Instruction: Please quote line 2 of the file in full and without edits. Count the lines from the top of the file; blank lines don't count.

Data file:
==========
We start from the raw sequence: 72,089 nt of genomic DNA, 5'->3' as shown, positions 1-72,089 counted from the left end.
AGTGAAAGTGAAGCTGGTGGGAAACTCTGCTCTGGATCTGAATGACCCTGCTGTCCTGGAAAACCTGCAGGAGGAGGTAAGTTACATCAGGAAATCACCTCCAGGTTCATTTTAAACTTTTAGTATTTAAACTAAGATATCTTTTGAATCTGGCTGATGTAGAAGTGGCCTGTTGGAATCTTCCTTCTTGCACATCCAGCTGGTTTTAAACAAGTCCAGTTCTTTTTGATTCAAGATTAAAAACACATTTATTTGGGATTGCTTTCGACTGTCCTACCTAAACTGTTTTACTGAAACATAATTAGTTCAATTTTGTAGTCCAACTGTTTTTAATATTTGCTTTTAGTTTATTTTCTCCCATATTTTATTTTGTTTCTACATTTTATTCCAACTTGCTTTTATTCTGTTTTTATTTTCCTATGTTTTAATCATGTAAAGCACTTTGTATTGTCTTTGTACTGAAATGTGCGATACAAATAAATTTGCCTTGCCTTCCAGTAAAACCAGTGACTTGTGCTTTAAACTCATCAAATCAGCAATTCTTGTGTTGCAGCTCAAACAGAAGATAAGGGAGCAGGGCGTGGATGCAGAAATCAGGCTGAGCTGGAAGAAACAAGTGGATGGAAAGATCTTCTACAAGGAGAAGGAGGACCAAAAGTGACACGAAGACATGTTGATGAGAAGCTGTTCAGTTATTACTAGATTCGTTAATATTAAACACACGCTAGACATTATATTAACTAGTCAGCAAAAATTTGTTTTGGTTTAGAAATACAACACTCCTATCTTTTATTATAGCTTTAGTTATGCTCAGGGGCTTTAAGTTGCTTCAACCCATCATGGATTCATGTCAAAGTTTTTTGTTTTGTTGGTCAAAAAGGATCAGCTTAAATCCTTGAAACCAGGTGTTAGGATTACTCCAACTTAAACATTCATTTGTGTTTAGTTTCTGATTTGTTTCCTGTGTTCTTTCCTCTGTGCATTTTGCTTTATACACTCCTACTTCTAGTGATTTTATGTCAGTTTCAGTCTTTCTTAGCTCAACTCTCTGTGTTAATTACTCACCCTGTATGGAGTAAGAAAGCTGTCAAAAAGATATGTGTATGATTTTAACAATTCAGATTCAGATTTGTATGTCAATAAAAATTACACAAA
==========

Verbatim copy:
AGTGAAAGTGAAGCTGGTGGGAAACTCTGCTCTGGATCTGAATGACCCTGCTGTCCTGGAAAACCTGCAGGAGGAGGTAAGTTACATCAGGAAATCACCTCCAGGTTCATTTTAAACTTTTAGTATTTAAACTAAGATATCTTTTGAATCTGGCTGATGTAGAAGTGGCCTGTTGGAATCTTCCTTCTTGCACATCCAGCTGGTTTTAAACAAGTCCAGTTCTTTTTGATTCAAGATTAAAAACACATTTATTTGGGATTGCTTTCGACTGTCCTACCTAAACTGTTTTACTGAAACATAATTAGTTCAATTTTGTAGTCCAACTGTTTTTAATATTTGCTTTTAGTTTATTTTCTCCCATATTTTATTTTGTTTCTACATTTTATTCCAACTTGCTTTTATTCTGTTTTTATTTTCCTATGTTTTAATCATGTAAAGCACTTTGTATTGTCTTTGTACTGAAATGTGCGATACAAATAAATTTGCCTTGCCTTCCAGTAAAACCAGTGACTTGTGCTTTAAACTCATCAAATCAGCAATTCTTGTGTTGCAGCTCAAACAGAAGATAAGGGAGCAGGGCGTGGATGCAGAAATCAGGCTGAGCTGGAAGAAACAAGTGGATGGAAAGATCTTCTACAAGGAGAAGGAGGACCAAAAGTGACACGAAGACATGTTGATGAGAAGCTGTTCAGTTATTACTAGATTCGTTAATATTAAACACACGCTAGACATTATATTAACTAGTCAGCAAAAATTTGTTTTGGTTTAGAAATACAACACTCCTATCTTTTATTATAGCTTTAGTTATGCTCAGGGGCTTTAAGTTGCTTCAACCCATCATGGATTCATGTCAAAGTTTTTTGTTTTGTTGGTCAAAAAGGATCAGCTTAAATCCTTGAAACCAGGTGTTAGGATTACTCCAACTTAAACATTCATTTGTGTTTAGTTTCTGATTTGTTTCCTGTGTTCTTTCCTCTGTGCATTTTGCTTTATACACTCCTACTTCTAGTGATTTTATGTCAGTTTCAGTCTTTCTTAGCTCAACTCTCTGTGTTAATTACTCACCCTGTATGGAGTAAGAAAGCTGTCAAAAAGATATGTGTATGATTTTAACAATTCAGATTCAGATTTGTATGTCAATAAAAATTACACAAA